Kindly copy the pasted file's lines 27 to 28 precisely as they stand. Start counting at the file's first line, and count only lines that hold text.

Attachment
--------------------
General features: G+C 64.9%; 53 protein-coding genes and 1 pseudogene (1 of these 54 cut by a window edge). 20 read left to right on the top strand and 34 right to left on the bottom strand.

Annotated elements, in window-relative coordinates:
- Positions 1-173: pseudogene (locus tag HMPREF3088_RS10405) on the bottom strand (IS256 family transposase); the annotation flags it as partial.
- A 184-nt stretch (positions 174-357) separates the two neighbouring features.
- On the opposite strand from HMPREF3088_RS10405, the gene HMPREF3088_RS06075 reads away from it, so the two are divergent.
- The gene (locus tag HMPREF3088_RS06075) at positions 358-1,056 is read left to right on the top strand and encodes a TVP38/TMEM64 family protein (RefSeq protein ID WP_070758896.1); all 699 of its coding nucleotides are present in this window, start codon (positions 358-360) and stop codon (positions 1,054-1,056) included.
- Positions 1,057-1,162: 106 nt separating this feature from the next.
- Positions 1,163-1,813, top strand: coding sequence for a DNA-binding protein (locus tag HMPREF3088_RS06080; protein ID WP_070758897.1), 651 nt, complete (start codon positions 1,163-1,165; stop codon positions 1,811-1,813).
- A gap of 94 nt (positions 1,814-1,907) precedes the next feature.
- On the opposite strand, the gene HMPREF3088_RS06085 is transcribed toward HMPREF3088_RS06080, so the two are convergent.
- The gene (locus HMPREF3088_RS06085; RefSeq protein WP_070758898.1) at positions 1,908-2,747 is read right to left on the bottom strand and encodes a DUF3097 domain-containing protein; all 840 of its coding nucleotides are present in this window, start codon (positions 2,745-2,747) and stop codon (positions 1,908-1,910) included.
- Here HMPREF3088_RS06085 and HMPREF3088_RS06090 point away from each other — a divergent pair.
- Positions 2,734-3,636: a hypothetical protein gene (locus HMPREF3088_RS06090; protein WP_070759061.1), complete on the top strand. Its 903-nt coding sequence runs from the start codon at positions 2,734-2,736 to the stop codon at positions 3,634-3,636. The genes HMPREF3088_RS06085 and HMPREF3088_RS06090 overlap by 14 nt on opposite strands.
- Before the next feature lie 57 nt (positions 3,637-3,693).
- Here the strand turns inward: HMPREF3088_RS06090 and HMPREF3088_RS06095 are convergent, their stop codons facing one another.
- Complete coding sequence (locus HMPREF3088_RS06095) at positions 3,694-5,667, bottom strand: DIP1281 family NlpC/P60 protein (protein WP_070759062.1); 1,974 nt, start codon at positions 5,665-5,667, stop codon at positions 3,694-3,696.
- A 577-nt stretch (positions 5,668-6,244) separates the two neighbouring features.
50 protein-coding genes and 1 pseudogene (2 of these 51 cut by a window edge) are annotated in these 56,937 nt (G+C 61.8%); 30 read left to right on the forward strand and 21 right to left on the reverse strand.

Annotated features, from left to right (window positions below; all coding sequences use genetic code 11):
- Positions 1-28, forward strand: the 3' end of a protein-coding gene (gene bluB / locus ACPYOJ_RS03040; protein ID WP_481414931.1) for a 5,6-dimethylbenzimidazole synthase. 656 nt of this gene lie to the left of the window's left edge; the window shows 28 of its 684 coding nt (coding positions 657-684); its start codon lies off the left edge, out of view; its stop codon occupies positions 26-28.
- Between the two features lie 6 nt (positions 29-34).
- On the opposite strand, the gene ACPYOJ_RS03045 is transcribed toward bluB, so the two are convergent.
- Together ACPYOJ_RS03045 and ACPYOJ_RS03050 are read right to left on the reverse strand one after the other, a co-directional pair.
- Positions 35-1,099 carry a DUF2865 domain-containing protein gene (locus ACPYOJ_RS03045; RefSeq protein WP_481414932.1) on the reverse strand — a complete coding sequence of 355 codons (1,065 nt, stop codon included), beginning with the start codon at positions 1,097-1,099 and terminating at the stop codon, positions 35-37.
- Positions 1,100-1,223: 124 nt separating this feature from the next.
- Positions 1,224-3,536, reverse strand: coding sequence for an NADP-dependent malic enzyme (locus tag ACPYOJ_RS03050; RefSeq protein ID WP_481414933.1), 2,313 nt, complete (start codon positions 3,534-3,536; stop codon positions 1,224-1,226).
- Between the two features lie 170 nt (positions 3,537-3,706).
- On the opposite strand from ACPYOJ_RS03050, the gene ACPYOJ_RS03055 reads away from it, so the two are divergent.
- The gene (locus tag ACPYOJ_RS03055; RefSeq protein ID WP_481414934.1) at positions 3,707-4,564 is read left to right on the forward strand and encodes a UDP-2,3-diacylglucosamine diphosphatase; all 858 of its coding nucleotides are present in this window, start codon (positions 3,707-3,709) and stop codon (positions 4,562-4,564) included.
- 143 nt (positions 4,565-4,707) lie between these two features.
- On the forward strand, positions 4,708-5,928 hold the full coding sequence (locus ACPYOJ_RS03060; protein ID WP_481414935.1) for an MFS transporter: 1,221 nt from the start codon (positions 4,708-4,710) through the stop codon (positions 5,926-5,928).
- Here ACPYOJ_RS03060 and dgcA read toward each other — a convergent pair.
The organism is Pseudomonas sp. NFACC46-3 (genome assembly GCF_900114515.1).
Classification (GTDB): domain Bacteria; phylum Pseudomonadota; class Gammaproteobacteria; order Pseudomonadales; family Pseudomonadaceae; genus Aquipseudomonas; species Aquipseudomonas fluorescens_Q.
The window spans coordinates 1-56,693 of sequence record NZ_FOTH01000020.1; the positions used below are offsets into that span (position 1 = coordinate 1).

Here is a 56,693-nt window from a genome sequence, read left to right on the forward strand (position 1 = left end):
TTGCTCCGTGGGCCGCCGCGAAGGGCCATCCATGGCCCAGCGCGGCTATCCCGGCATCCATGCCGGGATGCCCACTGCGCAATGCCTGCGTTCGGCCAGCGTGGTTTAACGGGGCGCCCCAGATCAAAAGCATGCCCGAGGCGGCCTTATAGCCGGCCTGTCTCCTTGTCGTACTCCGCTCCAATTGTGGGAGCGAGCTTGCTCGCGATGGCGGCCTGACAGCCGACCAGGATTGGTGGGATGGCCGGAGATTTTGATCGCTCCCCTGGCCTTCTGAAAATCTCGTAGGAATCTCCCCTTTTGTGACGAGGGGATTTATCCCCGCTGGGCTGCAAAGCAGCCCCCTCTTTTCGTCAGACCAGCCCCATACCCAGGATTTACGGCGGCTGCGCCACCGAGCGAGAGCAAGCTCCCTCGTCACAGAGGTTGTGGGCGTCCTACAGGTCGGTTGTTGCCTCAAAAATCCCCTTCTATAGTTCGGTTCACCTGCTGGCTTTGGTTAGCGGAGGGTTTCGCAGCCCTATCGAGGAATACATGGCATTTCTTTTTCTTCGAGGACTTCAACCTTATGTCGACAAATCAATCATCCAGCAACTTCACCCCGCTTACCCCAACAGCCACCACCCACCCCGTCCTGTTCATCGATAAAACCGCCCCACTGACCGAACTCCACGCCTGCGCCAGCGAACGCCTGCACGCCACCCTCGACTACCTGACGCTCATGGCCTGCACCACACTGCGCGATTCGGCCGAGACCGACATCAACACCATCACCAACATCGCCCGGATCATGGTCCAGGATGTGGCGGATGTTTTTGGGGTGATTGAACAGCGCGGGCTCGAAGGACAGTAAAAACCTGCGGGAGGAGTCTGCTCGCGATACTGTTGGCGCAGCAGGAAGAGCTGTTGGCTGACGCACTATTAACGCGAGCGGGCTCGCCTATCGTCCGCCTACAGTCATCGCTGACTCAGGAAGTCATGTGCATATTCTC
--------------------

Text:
- Between the two features lie 170 nt (positions 3,537-3,706).
- On the opposite strand from ACPYOJ_RS03050, the gene ACPYOJ_RS03055 reads away from it, so the two are divergent.